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(Reuters) - The sound of a whistle signals the start of the race, and Rob Hogan sprints toward the first of 18 legs in his contest: a golf tee. He takes a quick look at the fairway, then hits a drive, grabs his bag and runs toward his next shot, a process he repeats until he makes it the green.
A game of 18 holes would usually take golfers about four hours. Hogan's round of 82 strokes lasted just 36 minutes and 59 seconds, retaining his title in a somewhat unusual contest -- the British Open Speedgolf Championships.
A golf club is southern England hosted the competition at the weekend, drawing both men and women. The players began individually at intervals, carried a maximum seven clubs and could putt leaving the flagstick in the hole. Buggies and caddies were not allowed.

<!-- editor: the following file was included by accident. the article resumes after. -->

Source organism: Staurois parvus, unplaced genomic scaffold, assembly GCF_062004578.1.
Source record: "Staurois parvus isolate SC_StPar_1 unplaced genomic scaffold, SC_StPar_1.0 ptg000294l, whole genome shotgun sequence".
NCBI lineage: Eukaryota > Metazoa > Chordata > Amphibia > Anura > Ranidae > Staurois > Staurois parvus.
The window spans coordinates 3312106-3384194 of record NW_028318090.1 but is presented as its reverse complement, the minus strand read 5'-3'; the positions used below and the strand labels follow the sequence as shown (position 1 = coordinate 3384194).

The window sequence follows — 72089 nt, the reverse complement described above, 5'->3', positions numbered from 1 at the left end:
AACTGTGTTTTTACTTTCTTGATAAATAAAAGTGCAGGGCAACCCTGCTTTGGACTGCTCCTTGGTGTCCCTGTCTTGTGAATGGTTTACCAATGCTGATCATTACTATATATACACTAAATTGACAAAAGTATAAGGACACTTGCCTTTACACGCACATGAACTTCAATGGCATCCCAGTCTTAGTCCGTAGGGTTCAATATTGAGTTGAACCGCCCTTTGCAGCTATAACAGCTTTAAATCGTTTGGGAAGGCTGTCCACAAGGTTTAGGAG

Otherwise, the rules differed little from golf's standard rules. The final score combined total shots and time to complete the 18-hole round -- Hogan got 118:59.
"Just hit the ball as fast as you can, run as fast as you can and get in and chill out," he said when asked for playing tips.
The world championships take place in the United States in October.
"One of the problems people find with golf is that it takes up too much time," participant Tom Pinnegar said. "This way you can tee off at 9 o'clock and you've got the rest of the day."
Writing by Saskia O'Donoghue and Marie-Louise Gumuchian, editing by Larry King